Since Dang Gam Tou, the Dang family has been famous in Canton for the Hap Ga style. Dang Lung was impressed by the style and thought it would suit his son because he was of small build. However Dang Lung was famous for his Hung Ga and was known as the ‘Canton Stick King’.
His Hung Ga had been taught to him by his father, Dang Wai Jong, who in turn learned from his own father, Dang Seui Cheung. Seui Cheung learned directly from Hung Hei Gwun. Thus the Dang Family has an unbroken tradition of Hung Ga directly from the founder of the system.
Like other branches, the aeng Family has Gung Ji Fuk Fu kKun, Tit Sin Kyun and more recently also Fu Hok Seung Ying Kyun (Dang Lung was friends with Wong Fei Hung). However, there are a few sets that may be unique to the Dang Family branch. In this article I would like to introduce three of these sets to the Hung Ga community.
Jong Da Kyun
This is one of the original forms, and was the first form taught in the Dang Family Hung Ga curriculum. The form is much shorter than Gung Ji Fuk Fu Kyun, comprising of less than one hundred moves.
The special characteristic of this form is the Pou Kyun or chamber of the hand, this is with the elbow in to the side, rather than the fist held at the waist. The Dyun Kiu (Short Bridge) is used for all of the hand techniques in the set, including fist strikes and palms (shovel palms, butterfly palms and others).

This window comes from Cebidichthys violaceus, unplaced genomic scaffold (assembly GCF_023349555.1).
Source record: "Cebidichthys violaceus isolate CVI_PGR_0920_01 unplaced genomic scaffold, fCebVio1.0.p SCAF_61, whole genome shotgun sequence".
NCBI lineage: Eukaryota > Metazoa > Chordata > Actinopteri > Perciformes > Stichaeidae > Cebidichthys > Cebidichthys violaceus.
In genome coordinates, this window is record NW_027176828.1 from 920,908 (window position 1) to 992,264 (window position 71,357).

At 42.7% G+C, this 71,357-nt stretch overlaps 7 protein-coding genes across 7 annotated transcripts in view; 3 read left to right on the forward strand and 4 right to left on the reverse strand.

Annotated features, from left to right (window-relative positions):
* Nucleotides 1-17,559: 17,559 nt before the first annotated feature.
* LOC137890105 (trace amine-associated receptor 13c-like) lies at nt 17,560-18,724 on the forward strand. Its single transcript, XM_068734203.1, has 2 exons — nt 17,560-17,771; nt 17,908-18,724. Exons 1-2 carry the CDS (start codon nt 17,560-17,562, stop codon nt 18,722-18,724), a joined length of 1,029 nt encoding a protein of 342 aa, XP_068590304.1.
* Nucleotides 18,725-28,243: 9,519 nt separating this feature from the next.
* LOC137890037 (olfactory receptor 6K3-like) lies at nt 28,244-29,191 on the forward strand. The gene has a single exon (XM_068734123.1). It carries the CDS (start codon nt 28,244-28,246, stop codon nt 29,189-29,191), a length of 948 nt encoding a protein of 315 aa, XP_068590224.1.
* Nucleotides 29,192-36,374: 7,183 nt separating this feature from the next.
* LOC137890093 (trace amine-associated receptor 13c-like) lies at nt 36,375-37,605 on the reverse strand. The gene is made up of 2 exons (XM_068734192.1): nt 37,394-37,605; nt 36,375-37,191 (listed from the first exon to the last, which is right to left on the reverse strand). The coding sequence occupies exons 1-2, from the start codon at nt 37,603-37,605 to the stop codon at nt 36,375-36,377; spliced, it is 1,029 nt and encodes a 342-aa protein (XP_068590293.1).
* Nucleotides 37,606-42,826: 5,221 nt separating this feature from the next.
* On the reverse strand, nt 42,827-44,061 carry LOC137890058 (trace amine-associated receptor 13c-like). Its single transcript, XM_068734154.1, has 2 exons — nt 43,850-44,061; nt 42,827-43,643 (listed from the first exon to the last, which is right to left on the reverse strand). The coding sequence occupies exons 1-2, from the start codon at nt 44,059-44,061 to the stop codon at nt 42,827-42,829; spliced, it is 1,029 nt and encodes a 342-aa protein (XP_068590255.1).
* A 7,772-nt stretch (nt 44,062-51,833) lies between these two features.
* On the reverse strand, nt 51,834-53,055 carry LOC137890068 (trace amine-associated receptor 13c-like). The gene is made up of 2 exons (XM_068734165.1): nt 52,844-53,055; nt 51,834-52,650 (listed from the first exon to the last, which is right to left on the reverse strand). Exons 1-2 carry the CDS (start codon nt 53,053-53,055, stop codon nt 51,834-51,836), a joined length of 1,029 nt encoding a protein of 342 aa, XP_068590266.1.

The technique that gives the set its name is thrown after first smashing down on the bridge of the opponent, and then rebounding into a short uppercut strike.
Hung Kyun Deui Lin
This is a two person sparring set. It is composed of six short sections and uses the techniques of the Jong Da form. The attacks are linear and aggressive, with the emphasis on crashing the bridge and entering the opponent’s stance. Mostly using hand techniques, the set does also uses the ‘Tiger Tail Kick’ and the ‘Iron Broom Sweep’.
Sap Saam Cheung Gwan
This is the single ended staff form that earned Dang Long the nickname of ‘Canton Stick King’. It is a long set, utilizing all of the major stick techniques including: Cover, smash, leak, parry, thrust, bounce, throat locking, expose, cut, throw, press, plunge, whip, pluck and drag. The set was practiced with a very long, heavy pole for Gung training (conditioning of the core strength, wrists, arms and developing striking power). I believe this form was one of the influences for the Ng Long Baat Gwa Gwan that is practiced in the Lam Sai Wing lineages.
Here is a video showing samples from the three sets:
Here is a video explaining a few applications from the ‘Jong Da’ form, showing the ‘short bridge’ principle:
Here is a video explaining some moves from the Sap Saam Cheung Gwan. This is the long pole form:
I hope everybody enjoyed seeing and learning about one of the schools of Hung Ga that, although famous in Canton, is not very well known in the west.
About the Author: David Rogers Sifu runs the ‘Rising Crane Centre’ which is a full time school of Chinese martial arts and a clinic of acupuncture. He has trained Kung Fu since 1984, and is a graduate of the ‘South China School of Martial Arts’ in Canton and the ‘College of Integrated Chinese Medicine’. He is a disciple of Deng Jan Gong, who is the 5th generation Kung Fu master in his family and a Chinese National Champion.
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